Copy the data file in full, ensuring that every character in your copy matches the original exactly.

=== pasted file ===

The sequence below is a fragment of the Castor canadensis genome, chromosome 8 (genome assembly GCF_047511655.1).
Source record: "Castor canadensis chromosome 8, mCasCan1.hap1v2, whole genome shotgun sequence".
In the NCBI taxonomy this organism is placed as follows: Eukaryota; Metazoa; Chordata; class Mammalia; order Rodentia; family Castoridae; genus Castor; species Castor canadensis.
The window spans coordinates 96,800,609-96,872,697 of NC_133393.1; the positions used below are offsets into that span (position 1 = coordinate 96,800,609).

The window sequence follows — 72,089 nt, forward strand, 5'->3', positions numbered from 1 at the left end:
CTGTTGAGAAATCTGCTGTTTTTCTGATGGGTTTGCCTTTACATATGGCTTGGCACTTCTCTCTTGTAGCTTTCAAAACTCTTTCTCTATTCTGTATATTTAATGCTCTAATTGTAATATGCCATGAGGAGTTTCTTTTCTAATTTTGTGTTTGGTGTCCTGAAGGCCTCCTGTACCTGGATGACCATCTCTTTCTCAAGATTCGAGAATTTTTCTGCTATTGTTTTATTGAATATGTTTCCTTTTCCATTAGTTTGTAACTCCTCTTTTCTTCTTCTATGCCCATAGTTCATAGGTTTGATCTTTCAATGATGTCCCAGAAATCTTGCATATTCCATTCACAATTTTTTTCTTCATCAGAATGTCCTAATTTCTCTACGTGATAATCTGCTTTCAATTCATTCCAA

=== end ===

The sequence below is a fragment of the Castor canadensis genome, chromosome 8 (genome assembly GCF_047511655.1).
Source record: "Castor canadensis chromosome 8, mCasCan1.hap1v2, whole genome shotgun sequence".
In the NCBI taxonomy this organism is placed as follows: Eukaryota; Metazoa; Chordata; class Mammalia; order Rodentia; family Castoridae; genus Castor; species Castor canadensis.
The window spans coordinates 96,800,609-96,872,697 of NC_133393.1; the positions used below are offsets into that span (position 1 = coordinate 96,800,609).

The window sequence follows — 72,089 nt, forward strand, 5'->3', positions numbered from 1 at the left end:
CTGTTGAGAAATCTGCTGTTTTTCTGATGGGTTTGCCTTTACATATGGCTTGGCACTTCTCTCTTGTAGCTTTCAAAACTCTTTCTCTATTCTGTATATTTAATGCTCTAATTGTAATATGCCATGAGGAGTTTCTTTTCTAATTTTGTGTTTGGTGTCCTGAAGGCCTCCTGTACCTGGATGACCATCTCTTTCTCAAGATTCGAGAATTTTTCTGCTATTGTTTTATTGAATATGTTTCCTTTTCCATTAGTTTGTAACTCCTCTTTTCTTCTTCTATGCCCATAGTTCATAGGTTTGATCTTTCAATGATGTCCCAGAAATCTTGCATATTCCATTCACAATTTTTTTCTTCATCAGAATGTCCTAATTTCTCTACGTGATAATCTGCTTTCAATTCATTCCAA